Aeolus is a high-performance computing cluster (HPC) designed and operated to support the specialized computing needs of researchers in the Voiland College of Engineering and Architecture (VCEA). Aeolus is a heterogeneous cluster housed in a temperature-controlled server room and provided with isolated electrical power. As of Jan 2018 the Aeolus cluster has 20 compute nodes, totaling 1200 processors and 3.06 TB of RAM. All homogenous nodes are connected in parallel via Fat Tree non-blocking Mellanox 40Gb/s QDR Infiniband and are clustered to other (Intel or AMD) nodes at a blocking ratio of 2:1. Disk storage, in multiple performance/use tiers, totals over 800 TBytes. Running CentOS Linux, Aeolus accommodates openmpi, mpich, mpich2, R, Python, C and FORTRAN parallel compilers, offers various command shells, and supports parallel computation. Aeolus is connected at 10 Gigabit per second to the campus backbone and is fitted to accommodate WSU’s High Speed Scalable Research Network at 40 Gigabit per second.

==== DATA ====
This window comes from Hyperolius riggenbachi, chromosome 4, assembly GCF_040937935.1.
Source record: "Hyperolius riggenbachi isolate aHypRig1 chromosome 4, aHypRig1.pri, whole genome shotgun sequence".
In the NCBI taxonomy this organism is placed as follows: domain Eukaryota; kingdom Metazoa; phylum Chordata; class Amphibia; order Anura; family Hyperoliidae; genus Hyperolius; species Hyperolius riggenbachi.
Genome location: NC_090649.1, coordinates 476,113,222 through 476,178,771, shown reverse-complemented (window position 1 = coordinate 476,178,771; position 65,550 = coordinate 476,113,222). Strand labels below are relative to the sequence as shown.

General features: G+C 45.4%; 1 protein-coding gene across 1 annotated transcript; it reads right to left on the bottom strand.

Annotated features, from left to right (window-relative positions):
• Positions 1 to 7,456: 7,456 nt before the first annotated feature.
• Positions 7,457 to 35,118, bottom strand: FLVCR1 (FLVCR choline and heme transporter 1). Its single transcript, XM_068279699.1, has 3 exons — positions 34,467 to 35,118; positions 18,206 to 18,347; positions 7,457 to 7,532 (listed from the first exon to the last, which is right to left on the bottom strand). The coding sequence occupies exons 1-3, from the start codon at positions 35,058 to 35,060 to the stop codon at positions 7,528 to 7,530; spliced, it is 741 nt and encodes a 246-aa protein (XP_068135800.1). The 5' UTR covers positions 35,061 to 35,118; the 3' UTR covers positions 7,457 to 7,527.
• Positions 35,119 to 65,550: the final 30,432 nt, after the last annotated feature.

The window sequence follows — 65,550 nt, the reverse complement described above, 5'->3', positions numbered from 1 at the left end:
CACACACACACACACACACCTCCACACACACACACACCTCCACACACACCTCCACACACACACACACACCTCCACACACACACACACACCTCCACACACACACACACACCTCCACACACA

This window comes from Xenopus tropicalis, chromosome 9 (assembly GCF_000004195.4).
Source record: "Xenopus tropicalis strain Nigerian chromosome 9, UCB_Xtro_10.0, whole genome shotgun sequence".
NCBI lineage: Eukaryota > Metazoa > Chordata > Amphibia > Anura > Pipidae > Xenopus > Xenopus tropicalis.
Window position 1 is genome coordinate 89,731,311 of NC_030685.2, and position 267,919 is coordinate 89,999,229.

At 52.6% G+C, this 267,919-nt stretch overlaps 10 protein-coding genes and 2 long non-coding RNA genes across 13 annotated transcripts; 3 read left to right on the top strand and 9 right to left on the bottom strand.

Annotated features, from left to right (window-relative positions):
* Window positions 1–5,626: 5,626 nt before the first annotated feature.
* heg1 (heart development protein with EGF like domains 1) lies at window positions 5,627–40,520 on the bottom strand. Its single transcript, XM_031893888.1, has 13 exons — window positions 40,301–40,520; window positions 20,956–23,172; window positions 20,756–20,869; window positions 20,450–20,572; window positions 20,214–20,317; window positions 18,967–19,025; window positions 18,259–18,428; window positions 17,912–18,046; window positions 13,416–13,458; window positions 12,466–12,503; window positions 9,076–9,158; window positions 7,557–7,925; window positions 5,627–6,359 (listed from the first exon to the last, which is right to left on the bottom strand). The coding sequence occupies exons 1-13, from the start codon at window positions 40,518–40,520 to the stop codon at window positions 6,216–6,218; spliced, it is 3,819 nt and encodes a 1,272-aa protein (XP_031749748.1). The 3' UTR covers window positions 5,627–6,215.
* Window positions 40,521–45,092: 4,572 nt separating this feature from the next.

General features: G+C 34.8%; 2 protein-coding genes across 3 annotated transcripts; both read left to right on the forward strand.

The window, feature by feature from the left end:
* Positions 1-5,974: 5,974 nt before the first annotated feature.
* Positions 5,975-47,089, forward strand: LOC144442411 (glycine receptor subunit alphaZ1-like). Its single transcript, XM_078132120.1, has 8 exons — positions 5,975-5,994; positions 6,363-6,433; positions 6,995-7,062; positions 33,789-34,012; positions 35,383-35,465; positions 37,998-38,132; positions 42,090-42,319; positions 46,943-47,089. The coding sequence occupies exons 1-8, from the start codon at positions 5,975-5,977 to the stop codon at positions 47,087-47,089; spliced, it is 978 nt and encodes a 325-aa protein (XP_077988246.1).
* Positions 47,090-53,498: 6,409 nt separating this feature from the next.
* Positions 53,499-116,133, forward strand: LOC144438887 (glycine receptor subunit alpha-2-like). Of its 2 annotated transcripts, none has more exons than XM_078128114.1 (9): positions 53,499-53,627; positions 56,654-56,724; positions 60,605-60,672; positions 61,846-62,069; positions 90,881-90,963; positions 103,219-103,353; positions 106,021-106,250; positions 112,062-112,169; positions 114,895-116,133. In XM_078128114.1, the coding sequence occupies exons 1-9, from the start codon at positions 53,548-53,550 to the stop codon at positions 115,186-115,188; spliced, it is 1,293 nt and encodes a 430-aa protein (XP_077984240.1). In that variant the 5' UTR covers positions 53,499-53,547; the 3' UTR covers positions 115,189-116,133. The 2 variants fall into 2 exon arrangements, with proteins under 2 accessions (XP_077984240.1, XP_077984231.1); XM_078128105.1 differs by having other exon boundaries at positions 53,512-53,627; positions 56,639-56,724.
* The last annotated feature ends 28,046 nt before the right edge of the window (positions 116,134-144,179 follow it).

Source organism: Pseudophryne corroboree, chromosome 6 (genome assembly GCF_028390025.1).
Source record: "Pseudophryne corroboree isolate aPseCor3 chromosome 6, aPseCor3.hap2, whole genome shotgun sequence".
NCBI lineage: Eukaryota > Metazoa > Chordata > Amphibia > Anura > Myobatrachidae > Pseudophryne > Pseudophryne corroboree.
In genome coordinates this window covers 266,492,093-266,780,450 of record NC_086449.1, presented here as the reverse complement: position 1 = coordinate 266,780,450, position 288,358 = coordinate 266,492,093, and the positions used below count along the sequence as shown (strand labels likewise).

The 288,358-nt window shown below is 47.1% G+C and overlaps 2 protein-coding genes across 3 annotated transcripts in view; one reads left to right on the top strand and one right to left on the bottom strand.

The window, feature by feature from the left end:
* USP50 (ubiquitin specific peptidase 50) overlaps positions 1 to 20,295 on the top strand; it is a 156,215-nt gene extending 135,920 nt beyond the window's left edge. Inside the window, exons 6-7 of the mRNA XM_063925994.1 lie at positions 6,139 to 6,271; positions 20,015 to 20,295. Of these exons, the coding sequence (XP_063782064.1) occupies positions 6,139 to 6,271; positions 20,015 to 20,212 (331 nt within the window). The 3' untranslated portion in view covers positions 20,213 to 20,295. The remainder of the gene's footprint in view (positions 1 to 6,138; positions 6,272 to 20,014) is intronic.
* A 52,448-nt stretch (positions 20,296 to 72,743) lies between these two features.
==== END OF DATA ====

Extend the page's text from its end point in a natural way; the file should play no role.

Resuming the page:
Washington State University maintains several High Performance Computing Environments. While the university is making major investments into Kamiak, a homogenous HPC, Aeolus exists as a computational resource focused on providing researchers with a cost-effective environment to meet their specialized computing needs. Aeolus is managed by the Voiland College of Engineering and Architecture and is supported by the investments of research grants.
Named after the Greek god of wind, Aeolus was founded by the Laboratory for Atmospheric Research and is one of the oldest computational resources on campus. With over 10 years of operation, Aeolus remains a relevant computing resource for over 150 users from a diverse research landscape, spanning the entire WSU campus.